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Book Review: The Girl Who Stopped Swimming by Joshilyn Jackson

I recently reviewed Joshilyn Jackson's novel "The Girl Who Stopped Swimming" for Points North Magazine. Read the review after the jump...


Book Review: The Girl Who Stopped Swimming by Joshilyn Jackson
Points North Magazine, June 2008
By Melissa Bradley Diskin

Beyond Faulkner and O’Connor, modern Southern fiction tends to inhabit two forms: Gothic, with a scent-of-wisteria chaser, or Chicken-Fried, served up with an overly sweet-tart side of sass. It’s a rare homegrown author who can buck either trend -- so it was a distinct pleasure to read Joshilyn Jackson’s latest novel, The Girl Who Stopped Swimming. A strong follow-up to her previous novels, gods in Alabama and Between, Georgia, Jackson’s third outing begins slowly, unpicking a delicate web of family secrets, chapter by chapter, peeling back layers of contradicting memories to reveal the painful truths lurking beneath the best-laid plans of a guarded life.

“Until the drowned girl came to Laurel’s bedroom, ghosts had never walked in Victorianna. The houses were only twenty years old, with no accumulated history to put creaks in the hardwood floors or rattle at the pipes. The backyards had tall fences, and there were no cracks in the white sidewalks.”

At first, Laurel Gray Hawthorne is an unlikely protagonist -- an art quilter whose sedate life in a gated subdivision with her husband and 13-year-old daughter Shelby seems as pastel as her unassuming, neo-Victorian house. But Jackson slowly reveals biting details in a seemingly innocuous burlesque: Laurel’s quilts hide teeth and other objects in myriad small pockets. Her dead uncle Marty visits her at night, moonlight shining through a fatal bullet hole. Her marriage may not be built on the solid foundation she thinks. And when yet another ghost visits her one night in her master bedroom, the ghost of a girl whose mortal body is currently floating facedown in Laurel’s pool, Laurel’s carefully architected life comes crashing down, piece by carefully stitched piece.

Laurel’s sedate existence is contrasted sharply by the antics of her sister Thalia, an actress whose histrionics threaten to undermine Laurel’s marriage as well as threaten her reputation among her blandly suburban neighbors. But despite their differences, it is to Thalia that Laurel turns when 14-year-old Molly DuFresne shows up dead in her pool, setting off a chain of events that has Laurel fighting to decipher mysteries of her own troubled past while she slowly connects the dots to solve a murder entirely too close to home.

The tragedy eventually tugs both sisters out of their lives and back to the town of DeLop, a rusted mining hamlet abandoned seventy years earlier by progress, and home to what Thalia calls “The Squalid People” – otherwise members of their mother’s family. In DeLop, people “lived squashed up on one another, three and four generations layered into one falling-down mobile home or trailer. Half of them were meth heads, the rest were drunks, and girls Shelby’s age walked around dead-eyed with babies slung up on their skinny hips.” Their mother escaped that fate due to the confluence of luck, beauty, and a firm desire to put the town sins squarely behind her.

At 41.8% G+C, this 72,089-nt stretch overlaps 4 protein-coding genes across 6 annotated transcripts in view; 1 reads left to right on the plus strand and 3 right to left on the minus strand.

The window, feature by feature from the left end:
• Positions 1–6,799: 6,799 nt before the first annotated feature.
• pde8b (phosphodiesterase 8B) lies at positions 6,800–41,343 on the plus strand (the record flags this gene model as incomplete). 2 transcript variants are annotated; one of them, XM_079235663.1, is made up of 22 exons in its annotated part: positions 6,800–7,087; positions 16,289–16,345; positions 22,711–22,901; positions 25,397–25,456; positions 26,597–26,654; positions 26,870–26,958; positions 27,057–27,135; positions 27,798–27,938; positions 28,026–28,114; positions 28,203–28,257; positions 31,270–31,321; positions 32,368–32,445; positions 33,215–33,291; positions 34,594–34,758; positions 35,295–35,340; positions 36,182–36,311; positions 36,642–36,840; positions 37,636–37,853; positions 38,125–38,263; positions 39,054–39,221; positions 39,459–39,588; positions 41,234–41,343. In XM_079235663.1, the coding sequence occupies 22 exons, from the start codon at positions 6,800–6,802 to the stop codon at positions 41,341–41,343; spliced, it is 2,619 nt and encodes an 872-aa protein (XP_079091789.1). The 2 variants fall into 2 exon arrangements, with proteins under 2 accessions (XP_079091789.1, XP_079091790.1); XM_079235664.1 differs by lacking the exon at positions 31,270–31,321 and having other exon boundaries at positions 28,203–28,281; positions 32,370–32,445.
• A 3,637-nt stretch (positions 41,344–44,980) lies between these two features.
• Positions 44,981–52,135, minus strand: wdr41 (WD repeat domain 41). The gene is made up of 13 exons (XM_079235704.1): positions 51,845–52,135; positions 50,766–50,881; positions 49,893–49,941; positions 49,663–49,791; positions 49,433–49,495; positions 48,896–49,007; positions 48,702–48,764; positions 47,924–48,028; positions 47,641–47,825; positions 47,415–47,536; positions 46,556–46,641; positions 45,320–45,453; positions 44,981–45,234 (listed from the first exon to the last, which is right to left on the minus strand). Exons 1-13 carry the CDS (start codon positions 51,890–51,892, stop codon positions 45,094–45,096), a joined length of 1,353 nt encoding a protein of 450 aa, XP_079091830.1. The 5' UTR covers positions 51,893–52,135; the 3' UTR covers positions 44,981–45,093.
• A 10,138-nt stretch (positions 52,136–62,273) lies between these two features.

The horror that is DeLop becomes a character in its own right, as Laurel and Thalia battle to move beyond a shared, fatal moment in childhood that continues to send ghostly reminders into the present. In an act of charity, Laurel brings one young girl, Bet Clemmens, out of DeLop to visit her family for an extended stay, only to find that Bet’s stunted childhood makes her cling even more tightly to Laurel, her family, and all the normalcy they represent. And when Bet and Shelby disappear, Laurel and Thalia must tease truth out of the snarled tangle of their pasts and learn to work together, before DeLop’s barbed indifference ruins yet another generation.

Laurel’s journey toward her sister, and toward the truth of her past and present lives, necessitates that she reject both her mother’s whitewash of DeLop’s influence as well as Thalia’s dark hints of betrayal and rot beneath the bland exteriors of Victorianna. Laurel’s love for her daughter reveals as much as it hides, blinding her initially to the reasons for the girls’ flight even as it leads her on to a revelatory confrontation in the murky center of DeLop.

Jackson’s storytelling power lies in her ability to view both Laurel’s manicured life and her family’s knotted, horrific past with a sharp, yet tender, eye. Her descriptions of the ghosts and their hauntings are lyrical, even though murder shines through them like moonlight. Her depictions of Laurel’s fornicating neighbors and the sickly pathos of DeLop are by turns comic and barbed. The tale of two sisters and the lengths to which they go to save each other are of course the most interesting parts of the story. But the secondary tale, the story of how place and roots and family both form us and pick us apart, is just as important. “The past isn’t over. It isn’t even past,” said William Faulkner once, and almost a century later Jackson lets her ghosts linger, stepping over shag carpet and garden beds with an air of quiet, but firm, proprietorship.


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